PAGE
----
Age of consent
The UK's consent laws are confusing and in some cases the penalties for under-age sex can be high. Worried? Read on.
When can I have sex?
The last thing you want to worry about when you’re about to have sex is the law, but it’s important to feel informed and stay safe. So, here’s a handy guide, so you can know your stuff and focus on having a good time.
What’s the age of consent?
‘Consent’ means to say yes. So, the ‘age of consent’ is when the law says you’re able to make the decision to say ‘yes’ to sex. In the UK, the age of consent is 16.
You might feel ready before this, but if you’re breaking the law, there’s a chance you could get into trouble.
To protect yourself and the person you’re sleeping with, it’s important to understand what giving (and getting) sexual consent means. It’s simple, really – find out more in our article about consent.
What counts as sexual activity?
The law is geared towards intimate acts like touching, oral sex and penetrative sex. But believe it or not, even snogging is a ‘sexual act’.
Lots of relationships start with sexting and sending sexy photos, but this is where the law gets REALLY confusing:
- This may seem extreme, but any sexy photo of someone under the age of 18 is considered a paedophilic image in the eyes of the law.
- Sexy messages as well as photos could count as ‘sexual activity’ in the age of consent law.
- So, if either of you is under 18, sexting is considered illegal – even though you can have actual sex at 16.
What’s the law about under–age sex in the UK?
According to the Sexual Offences Act 2003, it’s a criminal offence for any kind of sexual act to take place between two people where one or both are under 16.
- It makes no difference what your gender or sexuality is, the law will be the same.
- If you’re charged, the law states that you could be given a caution, a fine, imprisoned or possibly put on the Sex Offenders Register.
- For adults in a position of trust, the rules are different. For example, a teacher is breaking the law if they have sex with one of their students, even if the student is over the age of consent (16) but under 18.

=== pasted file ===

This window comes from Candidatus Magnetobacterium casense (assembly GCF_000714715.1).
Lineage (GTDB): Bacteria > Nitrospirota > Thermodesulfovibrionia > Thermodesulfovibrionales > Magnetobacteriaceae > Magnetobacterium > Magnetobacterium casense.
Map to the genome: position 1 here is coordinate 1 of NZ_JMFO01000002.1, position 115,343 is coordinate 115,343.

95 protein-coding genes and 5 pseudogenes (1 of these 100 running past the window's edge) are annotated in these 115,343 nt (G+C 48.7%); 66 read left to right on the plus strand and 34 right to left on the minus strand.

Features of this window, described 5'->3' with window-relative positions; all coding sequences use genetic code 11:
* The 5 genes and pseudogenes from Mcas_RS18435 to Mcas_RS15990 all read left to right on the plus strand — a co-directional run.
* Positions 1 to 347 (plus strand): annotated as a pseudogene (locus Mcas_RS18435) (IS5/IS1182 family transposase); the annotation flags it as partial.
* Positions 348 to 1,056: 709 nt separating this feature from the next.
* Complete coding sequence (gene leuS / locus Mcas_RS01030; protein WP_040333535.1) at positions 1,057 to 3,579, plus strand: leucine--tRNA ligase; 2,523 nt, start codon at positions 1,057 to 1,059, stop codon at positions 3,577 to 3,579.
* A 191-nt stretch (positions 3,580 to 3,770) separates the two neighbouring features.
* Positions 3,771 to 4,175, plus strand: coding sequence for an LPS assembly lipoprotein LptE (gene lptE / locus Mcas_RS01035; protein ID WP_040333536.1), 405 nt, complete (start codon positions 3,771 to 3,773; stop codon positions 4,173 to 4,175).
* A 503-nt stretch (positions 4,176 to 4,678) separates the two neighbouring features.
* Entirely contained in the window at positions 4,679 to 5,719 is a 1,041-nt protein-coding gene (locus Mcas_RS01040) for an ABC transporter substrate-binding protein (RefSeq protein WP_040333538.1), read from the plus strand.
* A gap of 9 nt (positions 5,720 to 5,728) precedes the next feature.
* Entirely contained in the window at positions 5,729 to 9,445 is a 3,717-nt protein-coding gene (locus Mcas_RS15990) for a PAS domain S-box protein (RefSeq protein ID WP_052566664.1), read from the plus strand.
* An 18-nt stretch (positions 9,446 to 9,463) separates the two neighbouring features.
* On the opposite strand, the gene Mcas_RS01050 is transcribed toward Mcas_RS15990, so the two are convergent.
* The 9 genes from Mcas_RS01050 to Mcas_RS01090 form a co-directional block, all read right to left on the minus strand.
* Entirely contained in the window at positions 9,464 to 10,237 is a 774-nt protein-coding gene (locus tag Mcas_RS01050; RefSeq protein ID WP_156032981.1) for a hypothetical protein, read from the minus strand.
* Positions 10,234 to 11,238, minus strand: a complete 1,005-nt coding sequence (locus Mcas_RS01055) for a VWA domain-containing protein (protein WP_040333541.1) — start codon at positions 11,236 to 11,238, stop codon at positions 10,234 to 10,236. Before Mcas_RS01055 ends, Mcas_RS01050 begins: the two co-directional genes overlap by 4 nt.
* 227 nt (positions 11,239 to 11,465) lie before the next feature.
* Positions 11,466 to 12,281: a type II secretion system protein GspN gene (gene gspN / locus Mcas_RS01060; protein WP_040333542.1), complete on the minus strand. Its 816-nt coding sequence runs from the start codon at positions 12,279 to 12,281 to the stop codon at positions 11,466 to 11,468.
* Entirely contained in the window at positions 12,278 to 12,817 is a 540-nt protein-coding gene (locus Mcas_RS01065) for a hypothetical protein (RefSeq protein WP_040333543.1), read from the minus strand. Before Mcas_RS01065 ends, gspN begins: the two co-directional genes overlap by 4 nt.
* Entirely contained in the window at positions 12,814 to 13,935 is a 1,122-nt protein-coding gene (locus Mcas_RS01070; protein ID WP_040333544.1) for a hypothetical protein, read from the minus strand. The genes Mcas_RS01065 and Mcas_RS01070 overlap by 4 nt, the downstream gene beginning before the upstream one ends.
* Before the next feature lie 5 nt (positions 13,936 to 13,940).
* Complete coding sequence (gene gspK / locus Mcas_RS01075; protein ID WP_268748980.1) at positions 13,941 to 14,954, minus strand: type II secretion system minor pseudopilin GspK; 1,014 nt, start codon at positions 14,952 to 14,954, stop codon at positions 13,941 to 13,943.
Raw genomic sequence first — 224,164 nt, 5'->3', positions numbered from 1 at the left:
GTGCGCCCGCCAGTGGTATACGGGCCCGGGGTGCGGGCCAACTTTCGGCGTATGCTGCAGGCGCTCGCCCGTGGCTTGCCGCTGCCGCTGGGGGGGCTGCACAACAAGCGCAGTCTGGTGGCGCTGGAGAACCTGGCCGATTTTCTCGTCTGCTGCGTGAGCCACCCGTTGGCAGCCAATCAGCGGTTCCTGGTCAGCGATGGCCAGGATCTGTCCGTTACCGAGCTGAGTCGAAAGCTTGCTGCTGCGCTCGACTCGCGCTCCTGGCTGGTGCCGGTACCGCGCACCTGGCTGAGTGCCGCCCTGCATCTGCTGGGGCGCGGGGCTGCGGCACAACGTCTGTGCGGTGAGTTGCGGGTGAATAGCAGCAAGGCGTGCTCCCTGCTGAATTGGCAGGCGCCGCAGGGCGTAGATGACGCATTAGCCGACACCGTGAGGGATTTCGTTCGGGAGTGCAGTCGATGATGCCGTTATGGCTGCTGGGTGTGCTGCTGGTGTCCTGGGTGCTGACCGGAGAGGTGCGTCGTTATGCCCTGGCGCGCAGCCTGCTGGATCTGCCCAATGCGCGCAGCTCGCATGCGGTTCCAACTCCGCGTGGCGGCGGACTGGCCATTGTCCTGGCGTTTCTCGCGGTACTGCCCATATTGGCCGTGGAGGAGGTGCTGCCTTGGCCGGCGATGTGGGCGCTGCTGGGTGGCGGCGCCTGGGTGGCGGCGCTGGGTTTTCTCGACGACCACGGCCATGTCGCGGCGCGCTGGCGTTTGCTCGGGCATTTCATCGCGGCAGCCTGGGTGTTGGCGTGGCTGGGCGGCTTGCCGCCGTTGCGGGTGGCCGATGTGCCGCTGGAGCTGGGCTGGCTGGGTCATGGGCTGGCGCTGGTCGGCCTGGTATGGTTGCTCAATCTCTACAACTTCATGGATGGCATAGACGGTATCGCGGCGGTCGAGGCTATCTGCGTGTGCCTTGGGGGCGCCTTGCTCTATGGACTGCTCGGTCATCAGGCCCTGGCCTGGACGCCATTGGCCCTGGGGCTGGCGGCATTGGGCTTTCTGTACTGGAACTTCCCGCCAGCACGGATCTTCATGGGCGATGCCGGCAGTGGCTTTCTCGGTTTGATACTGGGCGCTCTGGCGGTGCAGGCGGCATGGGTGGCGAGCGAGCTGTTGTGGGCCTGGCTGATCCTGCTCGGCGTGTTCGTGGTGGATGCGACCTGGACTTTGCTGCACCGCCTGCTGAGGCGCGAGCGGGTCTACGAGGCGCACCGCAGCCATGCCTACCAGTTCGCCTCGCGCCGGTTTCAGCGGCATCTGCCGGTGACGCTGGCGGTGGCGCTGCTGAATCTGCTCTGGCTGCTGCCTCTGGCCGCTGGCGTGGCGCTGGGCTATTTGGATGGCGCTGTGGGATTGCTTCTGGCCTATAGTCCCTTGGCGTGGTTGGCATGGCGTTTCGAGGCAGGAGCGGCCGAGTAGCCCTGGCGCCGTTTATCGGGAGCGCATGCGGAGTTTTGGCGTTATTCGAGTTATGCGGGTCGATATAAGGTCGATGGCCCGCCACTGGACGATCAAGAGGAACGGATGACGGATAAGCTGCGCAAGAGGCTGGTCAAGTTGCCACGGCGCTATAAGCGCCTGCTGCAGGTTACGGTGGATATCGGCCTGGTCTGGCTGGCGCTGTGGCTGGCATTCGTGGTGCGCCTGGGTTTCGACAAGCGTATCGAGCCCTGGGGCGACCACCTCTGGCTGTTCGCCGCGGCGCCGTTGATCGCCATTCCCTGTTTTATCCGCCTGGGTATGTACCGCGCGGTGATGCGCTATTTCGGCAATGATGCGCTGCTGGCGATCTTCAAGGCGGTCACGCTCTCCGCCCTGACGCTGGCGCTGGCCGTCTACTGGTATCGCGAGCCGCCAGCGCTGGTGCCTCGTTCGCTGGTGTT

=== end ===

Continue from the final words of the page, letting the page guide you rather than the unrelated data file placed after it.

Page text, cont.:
But what if I’m having sex with someone close to my age, who’s under 16?
- The Government has stressed that the law isn’t to be used to prosecute teenagers who are close in age and both want to have sex, it’s there to protect children from abuse by adult sexual predators.
- However, if the person you’re sleeping with is under 13, you should be aware that the penalties will be high.
- If you’re under 13 and you’re having sex, or thinking about having sex, you can contact Childline for confidential advice and support.
- If you’re over 16 and are charged with sexual activity with a 13-15 year old, you’re more likely to end up in legal trouble than if you were under 16. How you’re dealt with will depend on your age.
- People who are 18 or over are dealt with more severely in the law. This is because age gaps can cause power imbalances in a relationship, which may, in some cases, lead to abusive behavior.
- Even if you feel TOTALLY fine at the thought of having sex with your older partner, the law will still take it more seriously if they’re over 18.
- No matter how cool and relaxed your parents are about your sex life, it’s still illegal to have sexual contact with someone under 16.
What if we want to be together but don’t do anything sexual?
If one or both of you is underage but you’re respecting the law and not doing sexual stuff, you don’t need to stress. It’s great to just enjoy being with each other and getting to know each other.
If your partner is a few years older, you may find our age gaps article insightful.
Will I get arrested if my girlfriend is under 16 and gets pregnant?
Not necessarily – it depends again in the difference between your ages. It’s rare for underage people of similar age to be prosecuted, as long as there’s no abuse or exploitation.
The size of the age gap between you here could influence this – the bigger a difference in age you have, the more likely the older person will get into trouble.
However old you are, sex should always be consensual. Make sure that both of you are up for it first. Remember you’re allowed to say no; you should never be pressured into doing something you don’t want to do.
If you’re deciding whether you’re ready to start having sex, you might find our article on losing your virginity useful.
If you want to talk this through with someone, speak to our team – all our services our free, totally confidential and no topic is too embarrassing to bring up.
- Brook provides free sexual health and wellbeing services for young people in the UK. Brook's services include local clinics and online digital sex and relationships tool.
- Chat about this subject on our Discussion Boards.
- Need help but confused where to go locally? Download our StepFinder iPhone app to find local support services quickly.
By Holly Turner
Updated on 11-Nov-2020
Photo of couple by Shutterstock
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